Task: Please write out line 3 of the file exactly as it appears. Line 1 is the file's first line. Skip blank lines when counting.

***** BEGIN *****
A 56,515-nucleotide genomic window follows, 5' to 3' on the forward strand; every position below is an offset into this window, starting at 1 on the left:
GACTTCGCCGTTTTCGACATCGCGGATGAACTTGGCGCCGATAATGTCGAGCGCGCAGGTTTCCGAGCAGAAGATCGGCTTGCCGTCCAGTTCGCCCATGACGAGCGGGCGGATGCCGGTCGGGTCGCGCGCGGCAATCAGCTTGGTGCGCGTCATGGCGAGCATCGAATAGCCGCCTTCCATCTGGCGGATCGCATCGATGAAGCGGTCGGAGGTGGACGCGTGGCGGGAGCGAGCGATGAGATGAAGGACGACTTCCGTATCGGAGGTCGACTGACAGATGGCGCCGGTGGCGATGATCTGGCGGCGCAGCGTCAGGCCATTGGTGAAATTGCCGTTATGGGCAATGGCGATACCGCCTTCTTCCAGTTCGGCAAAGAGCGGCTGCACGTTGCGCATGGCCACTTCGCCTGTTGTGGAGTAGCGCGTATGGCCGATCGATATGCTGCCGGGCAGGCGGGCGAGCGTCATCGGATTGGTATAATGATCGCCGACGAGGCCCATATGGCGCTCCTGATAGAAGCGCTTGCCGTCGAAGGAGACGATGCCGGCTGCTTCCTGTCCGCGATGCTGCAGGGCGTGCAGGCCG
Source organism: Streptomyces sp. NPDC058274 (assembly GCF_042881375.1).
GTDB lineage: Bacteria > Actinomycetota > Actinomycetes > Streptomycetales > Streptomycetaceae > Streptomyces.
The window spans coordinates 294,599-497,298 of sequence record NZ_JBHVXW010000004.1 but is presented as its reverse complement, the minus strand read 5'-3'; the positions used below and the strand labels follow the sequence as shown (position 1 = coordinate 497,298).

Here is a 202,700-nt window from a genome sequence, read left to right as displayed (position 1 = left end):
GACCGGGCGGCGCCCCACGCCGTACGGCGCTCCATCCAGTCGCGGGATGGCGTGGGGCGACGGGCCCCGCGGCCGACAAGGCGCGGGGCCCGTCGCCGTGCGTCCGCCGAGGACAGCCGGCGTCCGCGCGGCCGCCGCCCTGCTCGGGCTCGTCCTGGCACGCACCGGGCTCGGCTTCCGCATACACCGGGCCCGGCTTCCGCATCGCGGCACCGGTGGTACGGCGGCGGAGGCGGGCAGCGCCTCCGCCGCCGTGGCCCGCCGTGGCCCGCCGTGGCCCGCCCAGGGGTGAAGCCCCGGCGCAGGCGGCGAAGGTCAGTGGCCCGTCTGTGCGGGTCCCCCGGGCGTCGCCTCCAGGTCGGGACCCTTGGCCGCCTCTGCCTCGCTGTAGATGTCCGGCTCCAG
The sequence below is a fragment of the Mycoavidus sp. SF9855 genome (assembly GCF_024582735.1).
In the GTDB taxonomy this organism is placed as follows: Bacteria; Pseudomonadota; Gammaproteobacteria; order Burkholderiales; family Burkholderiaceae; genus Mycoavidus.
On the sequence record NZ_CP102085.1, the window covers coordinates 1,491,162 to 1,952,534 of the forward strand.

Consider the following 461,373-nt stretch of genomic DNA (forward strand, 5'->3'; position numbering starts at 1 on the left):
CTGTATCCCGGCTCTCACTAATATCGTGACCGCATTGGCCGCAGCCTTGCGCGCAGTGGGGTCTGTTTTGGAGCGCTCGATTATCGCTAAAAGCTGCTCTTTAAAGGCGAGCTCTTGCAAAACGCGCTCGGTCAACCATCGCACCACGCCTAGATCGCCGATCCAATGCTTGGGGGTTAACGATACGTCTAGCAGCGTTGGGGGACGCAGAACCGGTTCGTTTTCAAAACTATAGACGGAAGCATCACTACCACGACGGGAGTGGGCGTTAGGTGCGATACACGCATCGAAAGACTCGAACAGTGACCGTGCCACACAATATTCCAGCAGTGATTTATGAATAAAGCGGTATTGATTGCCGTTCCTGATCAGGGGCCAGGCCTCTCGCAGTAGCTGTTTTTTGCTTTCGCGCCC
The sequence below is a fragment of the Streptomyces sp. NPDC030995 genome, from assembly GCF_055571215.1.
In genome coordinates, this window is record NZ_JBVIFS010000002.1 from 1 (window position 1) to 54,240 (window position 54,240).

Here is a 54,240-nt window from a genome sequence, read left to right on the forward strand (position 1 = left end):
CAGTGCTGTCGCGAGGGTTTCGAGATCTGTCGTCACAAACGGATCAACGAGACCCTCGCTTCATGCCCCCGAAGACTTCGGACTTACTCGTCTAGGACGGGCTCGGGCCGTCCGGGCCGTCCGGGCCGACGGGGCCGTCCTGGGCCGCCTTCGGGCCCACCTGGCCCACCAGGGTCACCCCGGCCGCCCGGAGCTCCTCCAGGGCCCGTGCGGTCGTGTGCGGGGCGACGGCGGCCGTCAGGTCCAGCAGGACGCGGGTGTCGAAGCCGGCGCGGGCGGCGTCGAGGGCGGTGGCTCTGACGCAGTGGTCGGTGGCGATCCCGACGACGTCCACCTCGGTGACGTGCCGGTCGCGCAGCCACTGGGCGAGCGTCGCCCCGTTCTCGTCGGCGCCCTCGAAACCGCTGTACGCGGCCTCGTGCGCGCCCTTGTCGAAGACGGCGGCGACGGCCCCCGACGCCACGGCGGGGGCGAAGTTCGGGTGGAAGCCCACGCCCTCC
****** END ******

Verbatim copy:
Source organism: Streptomyces sp. NPDC058274 (assembly GCF_042881375.1).